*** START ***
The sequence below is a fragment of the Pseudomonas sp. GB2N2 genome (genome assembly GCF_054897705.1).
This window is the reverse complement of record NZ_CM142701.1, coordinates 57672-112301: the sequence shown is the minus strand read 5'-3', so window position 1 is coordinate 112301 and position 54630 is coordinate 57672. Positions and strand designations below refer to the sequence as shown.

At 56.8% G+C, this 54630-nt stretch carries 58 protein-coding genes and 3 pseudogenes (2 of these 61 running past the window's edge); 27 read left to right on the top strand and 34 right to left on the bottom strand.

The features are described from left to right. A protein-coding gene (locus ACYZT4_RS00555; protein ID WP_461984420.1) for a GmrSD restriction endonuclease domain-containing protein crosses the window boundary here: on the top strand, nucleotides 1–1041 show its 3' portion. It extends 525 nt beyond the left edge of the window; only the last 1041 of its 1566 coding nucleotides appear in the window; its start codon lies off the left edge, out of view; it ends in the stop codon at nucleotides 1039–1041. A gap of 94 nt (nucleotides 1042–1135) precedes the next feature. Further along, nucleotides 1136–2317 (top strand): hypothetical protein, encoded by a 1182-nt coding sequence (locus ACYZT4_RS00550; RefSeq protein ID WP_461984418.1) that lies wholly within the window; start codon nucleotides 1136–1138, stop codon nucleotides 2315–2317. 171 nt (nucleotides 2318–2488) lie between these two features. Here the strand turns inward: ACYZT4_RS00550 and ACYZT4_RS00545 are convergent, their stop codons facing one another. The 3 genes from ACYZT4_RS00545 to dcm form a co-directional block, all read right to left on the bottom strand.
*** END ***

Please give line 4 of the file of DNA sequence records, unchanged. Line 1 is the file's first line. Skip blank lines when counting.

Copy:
The features are described from left to right. A protein-coding gene (locus ACYZT4_RS00555; protein ID WP_461984420.1) for a GmrSD restriction endonuclease domain-containing protein crosses the window boundary here: on the top strand, nucleotides 1–1041 show its 3' portion. It extends 525 nt beyond the left edge of the window; only the last 1041 of its 1566 coding nucleotides appear in the window; its start codon lies off the left edge, out of view; it ends in the stop codon at nucleotides 1039–1041. A gap of 94 nt (nucleotides 1042–1135) precedes the next feature. Further along, nucleotides 1136–2317 (top strand): hypothetical protein, encoded by a 1182-nt coding sequence (locus ACYZT4_RS00550; RefSeq protein ID WP_461984418.1) that lies wholly within the window; start codon nucleotides 1136–1138, stop codon nucleotides 2315–2317. 171 nt (nucleotides 2318–2488) lie between these two features. Here the strand turns inward: ACYZT4_RS00550 and ACYZT4_RS00545 are convergent, their stop codons facing one another. The 3 genes from ACYZT4_RS00545 to dcm form a co-directional block, all read right to left on the bottom strand.